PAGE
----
NYU, University of California, Berkley and University of Washington have been awarded $37.8 million to support data-intensive research for the next five years.
The Gordon & Betty Moore Foundation and Alfred P. Sloan Foundation awarded professors at these three universities a five-year grant to pursue research in large data analysis in specific fields such as astrophysics, genetics and economics.
Award winners were selected by the foundation out of 15 universities to receive the grant money.
Genny Biggs, a spokeswoman for the Gordon & Betty Moore Foundation, said the foundation seeks to accelerate the research of data science.
“Each of the partner universities has distinguished itself in recent years by pioneering new approaches to discovery in diverse fields, such as astronomy, biology, oceanography and sociology, through deep collaborations between researchers in these fields and in data science methodology fields, such as computer science, statistics and applied mathematics,” Biggs said.
Director of NYU Data Center for Data Science Yann LeCun, the professor involved at NYU, said doctoral, master’s and some undergraduate students will be involved in the collaboration, which could lead to the resolution of unanswered questions about the natural world.
“Answering the big scientific questions of our time, [such as] what is the universe made of, how does life work, how does the brain work, how can we understand human behavior and societies, will require extracting knowledge from large amounts of data with the help of computers,” LeCun said.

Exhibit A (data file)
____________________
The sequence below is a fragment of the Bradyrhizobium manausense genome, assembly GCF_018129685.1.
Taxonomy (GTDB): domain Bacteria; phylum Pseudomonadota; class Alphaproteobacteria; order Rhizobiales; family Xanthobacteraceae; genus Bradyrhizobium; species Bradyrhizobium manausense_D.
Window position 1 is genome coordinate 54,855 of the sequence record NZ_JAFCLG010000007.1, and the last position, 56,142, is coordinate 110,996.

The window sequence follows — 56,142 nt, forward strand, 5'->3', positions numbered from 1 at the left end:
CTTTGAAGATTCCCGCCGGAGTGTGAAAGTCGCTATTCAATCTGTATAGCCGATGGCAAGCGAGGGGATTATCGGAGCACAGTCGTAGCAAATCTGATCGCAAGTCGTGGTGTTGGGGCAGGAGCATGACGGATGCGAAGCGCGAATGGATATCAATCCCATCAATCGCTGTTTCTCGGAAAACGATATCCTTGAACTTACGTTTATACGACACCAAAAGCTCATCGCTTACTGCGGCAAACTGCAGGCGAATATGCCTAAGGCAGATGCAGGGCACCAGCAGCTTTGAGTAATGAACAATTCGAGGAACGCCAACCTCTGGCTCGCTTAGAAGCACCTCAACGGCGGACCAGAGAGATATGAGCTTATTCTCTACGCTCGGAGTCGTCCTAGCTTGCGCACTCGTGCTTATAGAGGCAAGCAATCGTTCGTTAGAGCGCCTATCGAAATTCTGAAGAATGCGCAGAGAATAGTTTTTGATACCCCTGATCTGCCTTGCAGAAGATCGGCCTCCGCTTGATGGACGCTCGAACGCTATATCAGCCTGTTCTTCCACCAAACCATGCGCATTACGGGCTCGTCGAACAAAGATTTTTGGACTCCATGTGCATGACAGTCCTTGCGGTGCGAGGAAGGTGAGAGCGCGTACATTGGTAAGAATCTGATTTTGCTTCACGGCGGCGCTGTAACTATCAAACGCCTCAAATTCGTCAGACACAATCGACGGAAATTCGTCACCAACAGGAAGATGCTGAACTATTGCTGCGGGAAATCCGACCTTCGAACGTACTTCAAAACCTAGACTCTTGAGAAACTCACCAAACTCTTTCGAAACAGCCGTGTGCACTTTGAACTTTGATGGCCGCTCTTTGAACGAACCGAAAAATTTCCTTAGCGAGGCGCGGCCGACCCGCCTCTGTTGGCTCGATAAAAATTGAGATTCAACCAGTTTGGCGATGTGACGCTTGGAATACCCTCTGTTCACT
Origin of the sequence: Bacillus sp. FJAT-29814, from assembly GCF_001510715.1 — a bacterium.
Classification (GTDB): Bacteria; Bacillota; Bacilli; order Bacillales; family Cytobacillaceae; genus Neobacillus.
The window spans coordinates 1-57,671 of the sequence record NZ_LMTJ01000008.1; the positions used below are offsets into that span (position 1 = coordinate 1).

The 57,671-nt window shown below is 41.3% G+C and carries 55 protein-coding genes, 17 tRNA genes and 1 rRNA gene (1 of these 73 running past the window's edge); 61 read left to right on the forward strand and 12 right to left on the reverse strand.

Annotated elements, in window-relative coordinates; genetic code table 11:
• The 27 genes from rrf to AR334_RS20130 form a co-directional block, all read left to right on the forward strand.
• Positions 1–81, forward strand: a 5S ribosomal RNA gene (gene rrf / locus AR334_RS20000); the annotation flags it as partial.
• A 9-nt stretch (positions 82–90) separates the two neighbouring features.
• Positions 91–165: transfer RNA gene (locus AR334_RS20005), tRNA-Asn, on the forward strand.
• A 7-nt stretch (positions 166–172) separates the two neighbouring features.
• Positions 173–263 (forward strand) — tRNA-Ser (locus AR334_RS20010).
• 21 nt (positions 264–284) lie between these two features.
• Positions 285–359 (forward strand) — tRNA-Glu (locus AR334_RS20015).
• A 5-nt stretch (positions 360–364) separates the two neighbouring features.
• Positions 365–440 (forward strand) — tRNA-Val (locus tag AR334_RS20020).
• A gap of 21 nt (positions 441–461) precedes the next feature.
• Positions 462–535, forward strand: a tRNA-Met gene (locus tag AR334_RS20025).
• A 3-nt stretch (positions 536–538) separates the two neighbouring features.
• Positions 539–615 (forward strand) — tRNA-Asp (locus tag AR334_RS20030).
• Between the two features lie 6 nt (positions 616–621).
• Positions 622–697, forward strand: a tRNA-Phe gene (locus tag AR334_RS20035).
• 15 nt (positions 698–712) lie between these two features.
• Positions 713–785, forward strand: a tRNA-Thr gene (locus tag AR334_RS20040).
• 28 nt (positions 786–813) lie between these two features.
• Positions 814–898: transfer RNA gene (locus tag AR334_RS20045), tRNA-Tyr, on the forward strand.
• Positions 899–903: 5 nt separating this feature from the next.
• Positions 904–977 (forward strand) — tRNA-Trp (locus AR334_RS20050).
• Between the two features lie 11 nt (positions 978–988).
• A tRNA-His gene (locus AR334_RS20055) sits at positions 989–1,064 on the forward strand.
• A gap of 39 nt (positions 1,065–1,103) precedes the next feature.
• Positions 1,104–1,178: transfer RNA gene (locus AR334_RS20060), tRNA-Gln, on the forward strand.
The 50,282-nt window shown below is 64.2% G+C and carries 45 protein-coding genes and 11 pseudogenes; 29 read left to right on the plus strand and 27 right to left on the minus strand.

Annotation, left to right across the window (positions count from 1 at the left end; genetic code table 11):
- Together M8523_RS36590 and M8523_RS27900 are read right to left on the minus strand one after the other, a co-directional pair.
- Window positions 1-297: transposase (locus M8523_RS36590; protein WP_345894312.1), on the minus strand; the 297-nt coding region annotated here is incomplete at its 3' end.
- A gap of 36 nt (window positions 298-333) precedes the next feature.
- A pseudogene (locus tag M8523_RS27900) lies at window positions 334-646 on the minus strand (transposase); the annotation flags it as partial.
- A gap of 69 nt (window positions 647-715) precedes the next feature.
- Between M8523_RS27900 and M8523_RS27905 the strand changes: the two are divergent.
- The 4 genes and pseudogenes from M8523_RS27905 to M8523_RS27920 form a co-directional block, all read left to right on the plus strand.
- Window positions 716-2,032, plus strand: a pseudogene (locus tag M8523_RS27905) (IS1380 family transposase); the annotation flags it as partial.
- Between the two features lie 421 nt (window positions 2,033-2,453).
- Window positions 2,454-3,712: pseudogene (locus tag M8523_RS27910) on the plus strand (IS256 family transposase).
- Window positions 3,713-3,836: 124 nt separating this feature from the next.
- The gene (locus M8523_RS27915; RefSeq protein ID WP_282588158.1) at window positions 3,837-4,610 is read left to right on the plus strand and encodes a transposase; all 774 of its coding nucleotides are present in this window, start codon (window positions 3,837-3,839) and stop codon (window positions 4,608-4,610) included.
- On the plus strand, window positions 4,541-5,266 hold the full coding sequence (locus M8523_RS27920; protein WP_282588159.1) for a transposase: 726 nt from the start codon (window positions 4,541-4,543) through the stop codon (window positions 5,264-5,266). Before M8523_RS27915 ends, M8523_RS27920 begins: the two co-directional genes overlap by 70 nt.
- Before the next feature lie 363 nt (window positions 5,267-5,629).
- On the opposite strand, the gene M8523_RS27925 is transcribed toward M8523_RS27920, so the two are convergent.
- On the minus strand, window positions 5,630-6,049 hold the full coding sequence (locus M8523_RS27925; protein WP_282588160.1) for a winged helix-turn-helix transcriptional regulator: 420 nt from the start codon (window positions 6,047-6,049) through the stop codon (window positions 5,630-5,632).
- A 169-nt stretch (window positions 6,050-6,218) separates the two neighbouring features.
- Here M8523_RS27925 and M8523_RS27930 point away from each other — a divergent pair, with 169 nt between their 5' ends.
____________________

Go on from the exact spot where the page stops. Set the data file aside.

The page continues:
Ed Lazowska, the Bill & Melinda Gates chair of Computer Science and Engineering at the University of Washington, directs the data collaboration project at the University of Washington.
Lazowska said researchers now have access to larger amounts of data, but the challenge is to analyze and make sense of that data.
“Your competitive advantage is no longer just your ability to obtain the data,” Lazowska said. “It is your ability to extract knowledge from that data, to move from data to knowledge to action.”
University of Washington spokesman Vince Stricherz said the universities plan to establish a network for data science researchers to thrive.
“We hope to create a new generation of tools to enable data-intensive discovery across these fields,” Stricherz said.
Lazowska said some methods of research will work at one campus but not others.
“Having three top universities engaged in this together will be far more influential than if we proceeded independently,” Lazowska said.
Stricherz said the participants plan to involve more universities in the future.
“As just one example, we have long-standing deep collaborations with Alex Szalay at Johns Hopkins [University], who was a pioneer in ‘big data’ astronomy,” Stricherz said.
A version of this article appeared in the Monday, Nov. 25 print edition. Patrick Anker is a staff writer. Email him at [email protected]